Ap­peal rul­ing could cost City De Bruyne, £200m and man­ager

 Three po­ten­tial sce­nar­ios await Gu­ra­di­ola’s side as they pre­pare to hear today whether two-year Uefa ban is up­held

The Daily Telegraph - Business - - Total Football - NORTH­ERN FOOT­BALL COR­RE­SPON­DENT

James Ducker

City’s worst night­mare from the Court of Ar­bi­tra­tion for Sport ver­dict could have se­vere reper­cus­sions from a fi­nan­cial, sport­ing and rep­u­ta­tional stand­point.

The club earned £83 mil­lion in tele­vi­sion and prize money from the Cham­pi­ons League last sea­son, when they reached the quar­ter­fi­nals, plus a fur­ther £10mil­lion in match-day in­come.

No Cham­pi­ons League foot­ball for two sea­sons could cost the club in ex­cess of £200 mil­lion once Uefa’s €30 mil­lion (£27 mil­lion) fine for breach­ing fi­nan­cial fair play rules is fac­tored in, and there may be the added threat of spon­sors want­ing money back if there are claw­back clauses in their con­tracts.

The tim­ing for City could not be worse com­ing on the back of the Covid-19 cri­sis, which has al­ready se­verely hit match-day in­come with games played be­hind closed doors and re­bates to broad­cast­ers.

Pep Guardi­ola has planned a re­build of his squad this sum­mer af­ter a meek sur­ren­der of the Pre­mier League ti­tle to Liver­pool, the £45 mil­lion sale of Leroy Sane to Bay­ern Mu­nich and the im­pend­ing de­par­ture of David Silva. But the City man­ager could find there is sig­nif­i­cantly less money to spend and even be forced to sell a star player.

Kevin De Bruyne said in May that he would con­sider his fu­ture if the ban was up­held, al­though re­ports in Bel­gium in re­cent days sug­gested he was happy at the club. Ra­heem Ster­ling may as­sess his op­tions.

Such a sce­nario could also weaken City’s at­tempts to keep hold of Guardi­ola. He has vowed to see out the re­main­ing year of his con­tract, re­gard­less of whether there is no Cham­pi­ons League foot­ball next sea­son. Yet he might be re­luc­tant to ex­tend beyond 2021 if asked to work un­der tighter fi­nan­cial con­straints and with no Euro­pean foot­ball.

The Pre­mier League has also been in­ves­ti­gat­ing City’s fi­nances and seems to have been wait­ing for Cas to re­turn its ver­dict be­fore an­nounc­ing its po­si­tion.

If Cas re­jects City’s ap­peal and de­ter­mines that they de­ceived Uefa, the club could be at risk of a points de­duc­tion from the Pre­mier League, which could deal a fa­tal blow to hopes of wrest­ing the ti­tle back from Liver­pool.

If Cas sides with Uefa, City would be able to ap­peal only to the Swiss fed­eral courts and gen­er­ally only if a Cas ar­bi­tra­tion panel made a clear er­ror in law or the pro­ceed­ings were deemed un­fair.

Some of the same headaches will still ap­ply whether a ban is one year or two but a shorter sus­pen­sion by the three-per­son panel would be much eas­ier to stom­ach fi­nan­cially

Pres­sure: Pep Guardi­ola’s loy­alty to City will be tested if Cas backs Uefa’s two-year ban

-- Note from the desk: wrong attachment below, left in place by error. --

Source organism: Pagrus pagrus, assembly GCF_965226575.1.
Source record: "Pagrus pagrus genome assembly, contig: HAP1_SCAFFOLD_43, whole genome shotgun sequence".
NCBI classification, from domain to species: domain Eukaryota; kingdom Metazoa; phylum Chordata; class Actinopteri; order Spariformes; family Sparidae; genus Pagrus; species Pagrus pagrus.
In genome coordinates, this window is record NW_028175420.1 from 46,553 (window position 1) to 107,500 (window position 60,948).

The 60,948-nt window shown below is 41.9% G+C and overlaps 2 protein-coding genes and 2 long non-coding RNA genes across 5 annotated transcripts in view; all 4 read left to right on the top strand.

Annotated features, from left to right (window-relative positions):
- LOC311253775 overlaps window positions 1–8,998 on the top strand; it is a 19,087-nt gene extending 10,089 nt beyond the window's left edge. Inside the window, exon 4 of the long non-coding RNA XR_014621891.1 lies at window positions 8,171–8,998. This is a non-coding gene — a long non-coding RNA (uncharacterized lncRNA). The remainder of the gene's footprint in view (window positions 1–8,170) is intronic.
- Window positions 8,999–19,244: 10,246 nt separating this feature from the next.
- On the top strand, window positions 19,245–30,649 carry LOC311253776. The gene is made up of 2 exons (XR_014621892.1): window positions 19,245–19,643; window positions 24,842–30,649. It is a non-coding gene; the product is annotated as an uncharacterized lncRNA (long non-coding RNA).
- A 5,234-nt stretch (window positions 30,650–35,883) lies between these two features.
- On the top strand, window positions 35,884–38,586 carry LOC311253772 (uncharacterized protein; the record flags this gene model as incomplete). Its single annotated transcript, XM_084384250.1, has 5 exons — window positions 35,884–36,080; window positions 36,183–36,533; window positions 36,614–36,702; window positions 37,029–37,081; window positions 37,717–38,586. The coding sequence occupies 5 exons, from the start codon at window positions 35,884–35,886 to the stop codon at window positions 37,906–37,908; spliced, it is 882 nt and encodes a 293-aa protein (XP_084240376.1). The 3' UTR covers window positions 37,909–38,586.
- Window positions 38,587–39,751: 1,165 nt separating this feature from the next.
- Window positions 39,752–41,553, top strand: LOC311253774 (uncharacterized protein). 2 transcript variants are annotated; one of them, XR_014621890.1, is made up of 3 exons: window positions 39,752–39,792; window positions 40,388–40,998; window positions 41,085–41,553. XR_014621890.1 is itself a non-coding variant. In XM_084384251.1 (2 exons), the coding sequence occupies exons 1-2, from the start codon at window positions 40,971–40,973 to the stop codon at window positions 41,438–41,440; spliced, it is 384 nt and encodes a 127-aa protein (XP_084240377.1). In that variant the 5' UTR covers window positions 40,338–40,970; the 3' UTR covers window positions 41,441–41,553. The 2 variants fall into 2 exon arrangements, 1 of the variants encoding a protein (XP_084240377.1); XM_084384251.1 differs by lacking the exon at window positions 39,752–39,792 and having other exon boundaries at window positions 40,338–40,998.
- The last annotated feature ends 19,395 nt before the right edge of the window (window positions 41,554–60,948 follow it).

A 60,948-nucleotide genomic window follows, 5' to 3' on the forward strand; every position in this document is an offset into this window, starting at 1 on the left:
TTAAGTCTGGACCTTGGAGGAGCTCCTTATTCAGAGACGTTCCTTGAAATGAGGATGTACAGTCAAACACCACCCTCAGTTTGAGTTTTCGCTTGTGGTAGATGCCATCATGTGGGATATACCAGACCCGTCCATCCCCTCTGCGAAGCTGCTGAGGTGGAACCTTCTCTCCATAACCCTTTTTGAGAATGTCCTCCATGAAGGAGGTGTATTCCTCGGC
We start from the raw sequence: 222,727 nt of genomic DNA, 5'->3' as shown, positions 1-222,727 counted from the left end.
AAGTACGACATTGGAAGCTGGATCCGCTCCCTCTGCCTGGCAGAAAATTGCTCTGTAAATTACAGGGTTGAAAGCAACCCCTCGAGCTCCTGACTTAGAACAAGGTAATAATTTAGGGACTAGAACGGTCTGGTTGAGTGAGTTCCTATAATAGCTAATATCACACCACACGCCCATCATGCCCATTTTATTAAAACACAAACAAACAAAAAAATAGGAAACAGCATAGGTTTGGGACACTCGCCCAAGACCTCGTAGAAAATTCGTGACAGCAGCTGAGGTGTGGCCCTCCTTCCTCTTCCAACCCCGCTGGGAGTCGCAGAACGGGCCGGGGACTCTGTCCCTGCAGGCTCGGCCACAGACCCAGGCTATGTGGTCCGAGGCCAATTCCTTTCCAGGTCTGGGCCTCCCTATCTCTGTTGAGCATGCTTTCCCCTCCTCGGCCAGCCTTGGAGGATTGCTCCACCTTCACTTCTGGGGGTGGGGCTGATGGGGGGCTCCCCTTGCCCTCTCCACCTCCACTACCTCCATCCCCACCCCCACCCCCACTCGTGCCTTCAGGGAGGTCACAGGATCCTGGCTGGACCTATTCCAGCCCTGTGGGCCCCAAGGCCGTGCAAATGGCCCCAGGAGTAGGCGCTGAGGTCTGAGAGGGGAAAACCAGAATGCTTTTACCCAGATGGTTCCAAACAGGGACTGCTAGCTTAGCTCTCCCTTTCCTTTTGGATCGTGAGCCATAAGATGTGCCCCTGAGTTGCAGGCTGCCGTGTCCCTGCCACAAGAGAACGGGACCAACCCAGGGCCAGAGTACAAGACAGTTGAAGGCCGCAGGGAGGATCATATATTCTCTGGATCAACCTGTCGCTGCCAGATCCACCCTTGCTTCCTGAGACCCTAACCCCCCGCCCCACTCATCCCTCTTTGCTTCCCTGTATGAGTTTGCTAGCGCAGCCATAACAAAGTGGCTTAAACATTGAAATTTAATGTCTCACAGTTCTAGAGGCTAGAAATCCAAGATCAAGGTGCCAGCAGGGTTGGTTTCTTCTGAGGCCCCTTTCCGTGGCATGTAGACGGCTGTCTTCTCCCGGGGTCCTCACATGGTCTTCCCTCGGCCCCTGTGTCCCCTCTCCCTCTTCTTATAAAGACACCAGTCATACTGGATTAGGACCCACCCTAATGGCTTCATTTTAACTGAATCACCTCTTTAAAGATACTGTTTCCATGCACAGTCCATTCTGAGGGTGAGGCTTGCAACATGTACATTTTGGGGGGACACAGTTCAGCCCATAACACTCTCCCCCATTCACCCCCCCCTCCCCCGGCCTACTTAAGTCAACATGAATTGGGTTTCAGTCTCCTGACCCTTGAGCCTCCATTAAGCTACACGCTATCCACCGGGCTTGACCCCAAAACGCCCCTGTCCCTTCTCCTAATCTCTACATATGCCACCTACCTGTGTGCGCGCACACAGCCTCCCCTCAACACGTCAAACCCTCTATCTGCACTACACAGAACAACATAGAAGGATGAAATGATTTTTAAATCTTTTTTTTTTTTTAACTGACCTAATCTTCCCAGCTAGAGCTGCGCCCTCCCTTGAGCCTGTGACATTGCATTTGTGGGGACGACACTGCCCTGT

given the wealth of City’s own­ers, and cer­tainly im­prove the prospects of Guardi­ola sign­ing a new con­tract.

City’s Abu Dhabi hi­er­ar­chy could re­di­rect funds gen­er­ated from the sale of a £389mil­lion stake in their City Foot­ball Group em­pire to the US pri­vate equity gi­ant, Sil­ver Lake, last Novem­ber to help cover any cash short­falls brought about by an ab­sence of Cham­pi­ons League foot­ball. They have al­ready been do­ing that to help them through the coro­n­avirus cri­sis.

Guardi­ola may find that, with a re­duced bud­get, he will be un­able to sign the three to five play­ers he has been tar­get­ing and in­stead have to set­tle for a cen­tre-half and left-back only. Whether City have a harder time try­ing to re­cruit with no Cham­pi­ons League foot­ball to of­fer re­mains to be seen. It was not an ob­sta­cle when they bought Silva and Yaya Toure in 2010 and City may ar­gue to po­ten­tial suit­ors that their prospects of win­ning back the Pre­mier League ti­tle would be en­hanced with­out the dis­trac­tion.

A ban would in­crease the pres­sure on City to de­liver Cham­pi­ons League suc­cess this sea­son. City play Real Madrid in the sec­ond leg of their round-of-16 tie next month.

The ob­vi­ous ben­e­fi­cia­ries of City be­ing de­nied en­try to the Cham­pi­ons League next sea­son would be their Pre­mier League ri­vals. With City likely to fin­ish sec­ond be­hind Liver­pool, their Cham­pi­ons League spot would go to the fifth-placed team in the Pre­mier League. That, in turn, would likely cre­ate an ex­tra Europa League plac­ing.

City have long in­sisted they have no case to an­swer. A suc­cess­ful ap­peal would be a bit­ter blow to City’s do­mes­tic and Euro­pean ri­vals – on and off the pitch. Fifth place would not re­sult in a Cham­pi­ons League spot this sea­son and Guardi­ola, armed with the fi­nances to over­see a full re­build of his squad, may feel re-en­er­gised and more in­clined to sign a new con­tract. Top play­ers would see no need to leave and oth­ers might be ea­ger to be part of a revamp.

De­spite the hopes of Manch­ester United and Chelsea, an im­proved City would re­main by far the big­gest threat to Liver­pool. Whether such news would as­sist City’s Cham­pi­ons League prospects is im­pos­si­ble to de­ter­mine but it would be a sig­nif­i­cant boost and only im­prove squad morale. It could also se­verely re­duce or even end the prospects of heavy sanc­tions from the Pre­mier League.

The big­gest losers would be Uefa. A City vic­tory could deal last­ing dam­age to the cred­i­bil­ity of its FFP rules and un­der­mine its stand­ing.

Newspapers in English

Newspapers from UK

© PressReader. All rights reserved.